Cold Steel by Kate Elliott
|Book Name:||Cold Steel|
|Formatt:||Paperback / eBook|
|Genre(s):||YA Fantasy / Steampunk|
|Release Date:||June 25, 2013|
The last installment of the Spiritwalker trilogy, Cold Steel follows the further adventures of Catherine Bell Barahal as she tries to save her cousin Bee who walks the dreams of dragons, her half brother Rory who is a saber toothed cat of some kind, and her husband Andevai the cold mage. While she’s running from two armies. And the Master of the Wild Hunt. And the cold mage houses. And a twisted fire mage. And campaigning for major social revolution. While broke. And wanted for murder(s). Somehow, Cat has to make all of that work without getting herself or her family killed in a wide variety of unpleasant ways or causing any more wars than are already going.
The timing of events could have felt very jerky at times. Some of the long periods of polite incarceration seemed distinctly shortened. The journeys through the spirit world tended to throw curveballs into the story because time functions differently there than everywhere else. Since all of these things would also throw the characters off in narratively significant ways, I didn’t mind at all and it helped that the characters used spiritwalking as an escape of last resort.
When a series is locked into one point of view, there’s always a risk that the story will become myopic to anything except the trials and tribulations of the narrator as they navigate through the story. In Cat’s case, this never happened for long as Bee or Rory or any number of other smaller characters pointed out when she was wrong, when Cat was sulking over Vai, or any of the other thousand things that could bog her down and prevent Cat from getting things done. Cat’s relationship to all these other people is of paramount importance to getting her to try to solve problems and to stop and think about the fallout to her actions.
Because all those supporting characters are important to Cat and their opinions are important to other characters as well, Rory, Bee, and Andevai have a lot of detail to them and all of them are so delightfully different from each other. Vai is smart, attentive and caring but sometimes a blind, arrogant idiot as well. Rory is happy-go-lucky, gently flirts with practically everyone, but also is willing to help when things get serious and thinks like the saber toothed feline he sometimes is. Bee gets treated as a prize for much of this series, but everyone finds out to their profound chagrin that they have completely underestimated her skills as an orator and revolutionary leader. Cat is just as guilty as everyone else in her oversights and it was lovely to see all these characters play off of each other’s strengths and shore up their weaknesses.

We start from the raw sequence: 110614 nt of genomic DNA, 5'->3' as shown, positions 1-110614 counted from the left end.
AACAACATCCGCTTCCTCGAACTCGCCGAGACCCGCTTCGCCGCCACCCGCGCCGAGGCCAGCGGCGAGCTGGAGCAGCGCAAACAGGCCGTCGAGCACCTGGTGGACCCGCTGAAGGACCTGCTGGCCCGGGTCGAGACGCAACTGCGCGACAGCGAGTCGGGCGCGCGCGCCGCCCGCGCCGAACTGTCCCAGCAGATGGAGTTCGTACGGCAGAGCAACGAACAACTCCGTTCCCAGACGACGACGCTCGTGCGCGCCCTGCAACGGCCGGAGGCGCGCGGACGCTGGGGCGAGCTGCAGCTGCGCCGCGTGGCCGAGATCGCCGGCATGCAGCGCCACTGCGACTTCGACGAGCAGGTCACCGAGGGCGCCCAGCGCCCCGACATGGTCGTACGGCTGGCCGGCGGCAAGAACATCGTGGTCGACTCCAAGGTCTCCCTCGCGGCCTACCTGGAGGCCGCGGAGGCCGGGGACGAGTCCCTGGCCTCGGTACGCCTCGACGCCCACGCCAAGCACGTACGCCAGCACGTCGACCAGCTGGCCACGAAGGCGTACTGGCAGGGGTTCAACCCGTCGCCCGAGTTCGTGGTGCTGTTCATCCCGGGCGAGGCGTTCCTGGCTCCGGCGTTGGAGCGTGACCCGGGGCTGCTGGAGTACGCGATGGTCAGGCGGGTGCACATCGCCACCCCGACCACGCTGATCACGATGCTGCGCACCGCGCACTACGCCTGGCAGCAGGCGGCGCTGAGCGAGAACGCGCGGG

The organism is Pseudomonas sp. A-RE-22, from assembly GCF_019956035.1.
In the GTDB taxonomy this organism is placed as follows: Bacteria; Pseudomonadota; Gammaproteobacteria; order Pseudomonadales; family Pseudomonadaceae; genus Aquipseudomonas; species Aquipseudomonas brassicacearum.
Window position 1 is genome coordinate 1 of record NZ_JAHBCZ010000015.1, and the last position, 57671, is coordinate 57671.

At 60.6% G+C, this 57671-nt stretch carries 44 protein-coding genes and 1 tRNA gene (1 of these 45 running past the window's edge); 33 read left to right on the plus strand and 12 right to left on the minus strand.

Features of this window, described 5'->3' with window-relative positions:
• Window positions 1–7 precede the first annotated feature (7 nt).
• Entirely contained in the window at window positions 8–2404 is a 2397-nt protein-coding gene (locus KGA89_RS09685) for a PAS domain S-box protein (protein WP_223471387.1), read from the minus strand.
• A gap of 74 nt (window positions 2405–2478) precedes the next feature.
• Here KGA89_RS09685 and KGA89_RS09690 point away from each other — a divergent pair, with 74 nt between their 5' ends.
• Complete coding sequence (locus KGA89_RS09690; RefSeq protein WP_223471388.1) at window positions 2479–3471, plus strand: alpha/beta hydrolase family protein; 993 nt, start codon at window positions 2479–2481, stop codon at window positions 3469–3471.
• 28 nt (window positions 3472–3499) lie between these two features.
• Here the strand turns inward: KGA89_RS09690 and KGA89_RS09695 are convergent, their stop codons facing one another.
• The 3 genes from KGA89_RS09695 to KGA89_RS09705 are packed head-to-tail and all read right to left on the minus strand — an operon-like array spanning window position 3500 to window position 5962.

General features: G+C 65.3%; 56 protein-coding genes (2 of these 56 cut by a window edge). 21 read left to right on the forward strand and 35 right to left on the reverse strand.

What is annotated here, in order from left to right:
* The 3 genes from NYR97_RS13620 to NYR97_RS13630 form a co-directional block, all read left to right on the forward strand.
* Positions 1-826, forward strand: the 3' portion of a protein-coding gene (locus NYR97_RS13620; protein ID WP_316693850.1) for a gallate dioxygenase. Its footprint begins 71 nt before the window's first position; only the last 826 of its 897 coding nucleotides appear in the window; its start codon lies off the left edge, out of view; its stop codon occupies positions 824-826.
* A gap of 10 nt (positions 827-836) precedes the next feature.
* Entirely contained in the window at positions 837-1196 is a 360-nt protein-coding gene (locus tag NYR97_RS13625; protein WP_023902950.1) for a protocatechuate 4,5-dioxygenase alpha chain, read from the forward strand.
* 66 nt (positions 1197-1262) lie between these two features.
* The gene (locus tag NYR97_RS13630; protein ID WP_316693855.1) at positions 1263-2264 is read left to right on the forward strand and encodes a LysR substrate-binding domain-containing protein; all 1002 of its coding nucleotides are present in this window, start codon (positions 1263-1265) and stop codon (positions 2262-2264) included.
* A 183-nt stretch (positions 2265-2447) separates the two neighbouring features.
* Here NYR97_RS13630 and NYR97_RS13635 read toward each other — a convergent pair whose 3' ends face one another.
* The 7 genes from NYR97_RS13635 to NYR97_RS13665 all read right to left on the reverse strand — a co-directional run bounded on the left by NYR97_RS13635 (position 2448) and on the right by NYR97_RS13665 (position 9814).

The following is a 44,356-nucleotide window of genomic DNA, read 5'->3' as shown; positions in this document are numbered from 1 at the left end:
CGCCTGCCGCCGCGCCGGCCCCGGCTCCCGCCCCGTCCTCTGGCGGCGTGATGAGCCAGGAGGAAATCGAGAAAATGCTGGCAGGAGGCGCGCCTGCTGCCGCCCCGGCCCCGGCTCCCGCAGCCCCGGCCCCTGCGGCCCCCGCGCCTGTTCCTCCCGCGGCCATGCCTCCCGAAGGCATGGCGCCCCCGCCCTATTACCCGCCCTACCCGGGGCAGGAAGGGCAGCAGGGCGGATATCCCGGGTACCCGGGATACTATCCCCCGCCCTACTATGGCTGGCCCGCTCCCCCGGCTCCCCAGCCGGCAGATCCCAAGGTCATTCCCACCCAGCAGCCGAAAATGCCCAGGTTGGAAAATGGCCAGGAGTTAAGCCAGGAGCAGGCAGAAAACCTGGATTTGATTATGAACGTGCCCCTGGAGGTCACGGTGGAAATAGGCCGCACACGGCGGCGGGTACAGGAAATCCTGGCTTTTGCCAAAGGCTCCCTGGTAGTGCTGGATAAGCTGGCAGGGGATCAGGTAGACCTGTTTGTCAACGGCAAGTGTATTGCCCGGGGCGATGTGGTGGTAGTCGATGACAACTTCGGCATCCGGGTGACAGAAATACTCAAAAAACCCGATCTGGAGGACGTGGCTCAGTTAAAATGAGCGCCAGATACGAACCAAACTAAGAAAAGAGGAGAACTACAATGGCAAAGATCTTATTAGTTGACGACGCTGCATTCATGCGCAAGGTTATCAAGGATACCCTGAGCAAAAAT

Since Cat travels extensively through Cold Steel, it was made easier to see the broader aspects of the war between General Camjiata and the legates and cold mage houses was shot through with the need for broad social changes and the need for a more representation based system of government that would last beyond the aftermath of the war. Furthermore, it was a nice juxtaposition of different aspects of how culture was organized in the Antilles versus Europa, how cold and fire mages fit into both, and how power was entrenched differently in both. There was a great deal of attention spent on how one enacts changes into the legal codes so that they stick and are less vulnerable to the next would-be tyrant. I found it rather interesting and relevant to how such things are supposed to work today and how change is implemented on the societal level.
The alternate history of the Spiritwalker world was beautifully diverse and dynamic. After focusing so much on the Amerikes, Europa and mention of North Africa, I really want a full atlas with Asia and Australia included. The range of peoples and cultures was amazing, as were the methods by which people rose to prominence within those settings.
I love the Spiritwalker series. It has everything I want to see more of in epic fantasy and an operatic sense of drama, humor, tragedy, and romance. I loved how the theme of revolution was maintained throughout. And I loved that Cat as narrator was such a dynamic character herself. It was wonderful and I would happily recommend reading it.